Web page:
The majority of cattle in the United States spend the first 8-14 months grazing on grass pastures and growing from about 70 pounds (at birth) to approximately 600-700#.  Grass is a wonderful resource and a critical component to raising beef.  More than half of Nebraska’s landmass (23 million acres) is made up of these grasslands where the soil and topography allows only for the growth of prairie grasses.  Cattle, as ruminant animals, have a digestive tract that is made up of four compartments which allows for them to be tremendously efficient grass converters.  This capability provides a core component in our effort as farmers to convert a non-edible resource (grass) into a nutrient packed and great tasting human protein source (beef).

The list of ranchers that I work with has grown over the years, and my partnership with them allows for better animal care and a smaller environmental footprint in our journey of beef production.  Our animals remain healthier both allowing for a more efficient conversion of feed resources, and a smaller antibiotic use footprint.  Tracing the performance of the animals from birth all of the way into the packing plant allows for genetic changes to improve beef quality, taste, and tenderness.  In short, together we get smarter as farmers, and our animals get more efficient and produce a higher quality beef product.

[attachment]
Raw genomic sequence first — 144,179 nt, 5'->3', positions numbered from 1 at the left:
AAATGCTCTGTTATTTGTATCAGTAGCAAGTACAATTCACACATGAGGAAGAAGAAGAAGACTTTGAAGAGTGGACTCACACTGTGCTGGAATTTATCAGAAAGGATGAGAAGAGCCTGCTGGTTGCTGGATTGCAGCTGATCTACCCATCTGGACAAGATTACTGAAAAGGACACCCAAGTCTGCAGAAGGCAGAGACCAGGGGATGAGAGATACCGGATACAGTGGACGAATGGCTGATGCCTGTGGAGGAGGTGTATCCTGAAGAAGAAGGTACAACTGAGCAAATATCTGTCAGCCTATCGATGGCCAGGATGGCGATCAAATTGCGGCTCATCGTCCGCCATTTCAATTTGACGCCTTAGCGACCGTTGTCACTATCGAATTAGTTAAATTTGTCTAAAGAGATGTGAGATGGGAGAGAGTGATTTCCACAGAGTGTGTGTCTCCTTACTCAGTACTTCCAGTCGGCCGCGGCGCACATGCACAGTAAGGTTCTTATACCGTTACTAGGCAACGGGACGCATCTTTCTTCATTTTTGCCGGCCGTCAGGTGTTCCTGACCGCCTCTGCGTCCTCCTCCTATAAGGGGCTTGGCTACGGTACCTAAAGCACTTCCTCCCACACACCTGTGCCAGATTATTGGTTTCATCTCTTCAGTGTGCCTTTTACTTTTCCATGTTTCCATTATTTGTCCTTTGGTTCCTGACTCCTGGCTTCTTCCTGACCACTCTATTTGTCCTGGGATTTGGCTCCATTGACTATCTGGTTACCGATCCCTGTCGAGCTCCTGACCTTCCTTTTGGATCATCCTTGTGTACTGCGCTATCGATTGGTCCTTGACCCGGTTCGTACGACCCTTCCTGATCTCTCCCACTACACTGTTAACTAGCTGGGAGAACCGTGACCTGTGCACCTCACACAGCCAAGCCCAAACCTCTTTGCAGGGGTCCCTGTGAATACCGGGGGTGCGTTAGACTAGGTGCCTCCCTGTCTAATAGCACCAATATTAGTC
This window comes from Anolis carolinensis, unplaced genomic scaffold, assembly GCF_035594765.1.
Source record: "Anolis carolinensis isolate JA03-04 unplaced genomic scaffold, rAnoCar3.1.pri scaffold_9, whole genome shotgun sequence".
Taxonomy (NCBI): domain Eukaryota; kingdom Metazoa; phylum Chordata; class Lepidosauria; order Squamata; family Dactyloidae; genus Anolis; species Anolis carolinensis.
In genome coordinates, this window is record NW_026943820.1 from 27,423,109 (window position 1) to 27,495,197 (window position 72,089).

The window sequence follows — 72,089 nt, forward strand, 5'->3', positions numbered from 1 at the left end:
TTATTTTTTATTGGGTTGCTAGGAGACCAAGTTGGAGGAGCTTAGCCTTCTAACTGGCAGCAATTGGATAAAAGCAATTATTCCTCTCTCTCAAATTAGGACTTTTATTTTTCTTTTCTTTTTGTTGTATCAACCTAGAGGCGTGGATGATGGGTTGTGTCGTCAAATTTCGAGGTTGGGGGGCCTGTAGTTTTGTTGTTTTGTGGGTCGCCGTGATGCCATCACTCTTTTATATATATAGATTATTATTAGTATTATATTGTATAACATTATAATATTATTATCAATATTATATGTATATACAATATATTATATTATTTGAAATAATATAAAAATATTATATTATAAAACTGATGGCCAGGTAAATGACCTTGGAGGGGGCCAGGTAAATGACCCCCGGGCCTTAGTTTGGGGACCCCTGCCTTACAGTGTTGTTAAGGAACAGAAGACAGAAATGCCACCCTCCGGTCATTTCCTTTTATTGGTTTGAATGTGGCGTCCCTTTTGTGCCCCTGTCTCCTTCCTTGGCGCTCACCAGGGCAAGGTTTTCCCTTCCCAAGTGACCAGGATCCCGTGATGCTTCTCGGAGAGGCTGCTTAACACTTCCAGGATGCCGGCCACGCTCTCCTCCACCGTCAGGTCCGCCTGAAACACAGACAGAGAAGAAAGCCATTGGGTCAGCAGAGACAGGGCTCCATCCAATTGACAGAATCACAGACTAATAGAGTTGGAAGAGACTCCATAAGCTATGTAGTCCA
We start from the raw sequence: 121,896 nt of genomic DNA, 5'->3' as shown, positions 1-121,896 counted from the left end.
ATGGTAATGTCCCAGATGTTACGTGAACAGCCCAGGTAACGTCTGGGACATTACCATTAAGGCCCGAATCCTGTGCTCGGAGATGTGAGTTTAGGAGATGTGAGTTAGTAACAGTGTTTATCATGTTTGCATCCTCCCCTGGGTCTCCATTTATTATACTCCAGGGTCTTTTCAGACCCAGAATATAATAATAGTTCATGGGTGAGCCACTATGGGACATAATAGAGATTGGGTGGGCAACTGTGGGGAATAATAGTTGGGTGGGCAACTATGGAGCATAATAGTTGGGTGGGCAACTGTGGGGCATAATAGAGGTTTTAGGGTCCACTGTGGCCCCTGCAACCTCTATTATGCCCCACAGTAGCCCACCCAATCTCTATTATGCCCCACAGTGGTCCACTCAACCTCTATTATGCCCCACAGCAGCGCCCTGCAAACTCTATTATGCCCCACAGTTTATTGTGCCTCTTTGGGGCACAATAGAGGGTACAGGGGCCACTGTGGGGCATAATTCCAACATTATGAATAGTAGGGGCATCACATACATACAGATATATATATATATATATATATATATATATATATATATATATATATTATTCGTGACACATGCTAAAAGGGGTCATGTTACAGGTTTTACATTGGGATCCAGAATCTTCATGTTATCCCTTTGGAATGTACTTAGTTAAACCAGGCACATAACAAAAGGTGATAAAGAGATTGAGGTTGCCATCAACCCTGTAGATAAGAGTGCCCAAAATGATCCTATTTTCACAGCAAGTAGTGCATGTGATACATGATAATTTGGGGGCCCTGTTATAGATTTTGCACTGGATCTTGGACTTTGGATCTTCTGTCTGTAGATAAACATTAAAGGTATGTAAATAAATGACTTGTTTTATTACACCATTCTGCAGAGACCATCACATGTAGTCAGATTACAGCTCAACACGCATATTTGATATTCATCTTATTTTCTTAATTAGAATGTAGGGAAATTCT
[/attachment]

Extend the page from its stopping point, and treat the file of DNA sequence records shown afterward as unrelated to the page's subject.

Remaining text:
The Evert family is one of my cow-calf ranching partners.  I met Virginia Evert when she went to work at Eastside Animal Center as a vet tech in 2002.  Four years ago, she left the vet clinic to work full time ranching with her cousin and raising their families.  I do not often get to work with women, and I consider it one of my greatest pleasures to work with Virginia and Rachel and their families.